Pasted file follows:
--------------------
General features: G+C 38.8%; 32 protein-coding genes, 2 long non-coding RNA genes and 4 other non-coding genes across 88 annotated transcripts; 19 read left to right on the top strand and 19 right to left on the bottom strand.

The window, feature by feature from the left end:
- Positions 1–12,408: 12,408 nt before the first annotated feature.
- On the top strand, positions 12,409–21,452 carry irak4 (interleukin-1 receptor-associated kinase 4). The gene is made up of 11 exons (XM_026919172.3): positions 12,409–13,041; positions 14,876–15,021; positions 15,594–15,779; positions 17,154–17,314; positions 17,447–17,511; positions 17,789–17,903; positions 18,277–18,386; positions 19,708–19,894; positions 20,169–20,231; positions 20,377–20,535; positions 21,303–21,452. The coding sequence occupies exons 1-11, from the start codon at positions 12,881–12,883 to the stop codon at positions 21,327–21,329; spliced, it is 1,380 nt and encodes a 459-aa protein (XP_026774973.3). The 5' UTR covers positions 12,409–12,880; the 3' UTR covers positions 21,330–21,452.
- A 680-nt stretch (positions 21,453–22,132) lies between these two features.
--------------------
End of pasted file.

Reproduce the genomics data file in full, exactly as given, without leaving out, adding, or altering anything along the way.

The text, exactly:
General features: G+C 38.8%; 32 protein-coding genes, 2 long non-coding RNA genes and 4 other non-coding genes across 88 annotated transcripts; 19 read left to right on the top strand and 19 right to left on the bottom strand.

The window, feature by feature from the left end:
- Positions 1–12,408: 12,408 nt before the first annotated feature.
- On the top strand, positions 12,409–21,452 carry irak4 (interleukin-1 receptor-associated kinase 4). The gene is made up of 11 exons (XM_026919172.3): positions 12,409–13,041; positions 14,876–15,021; positions 15,594–15,779; positions 17,154–17,314; positions 17,447–17,511; positions 17,789–17,903; positions 18,277–18,386; positions 19,708–19,894; positions 20,169–20,231; positions 20,377–20,535; positions 21,303–21,452. The coding sequence occupies exons 1-11, from the start codon at positions 12,881–12,883 to the stop codon at positions 21,327–21,329; spliced, it is 1,380 nt and encodes a 459-aa protein (XP_026774973.3). The 5' UTR covers positions 12,409–12,880; the 3' UTR covers positions 21,330–21,452.
- A 680-nt stretch (positions 21,453–22,132) lies between these two features.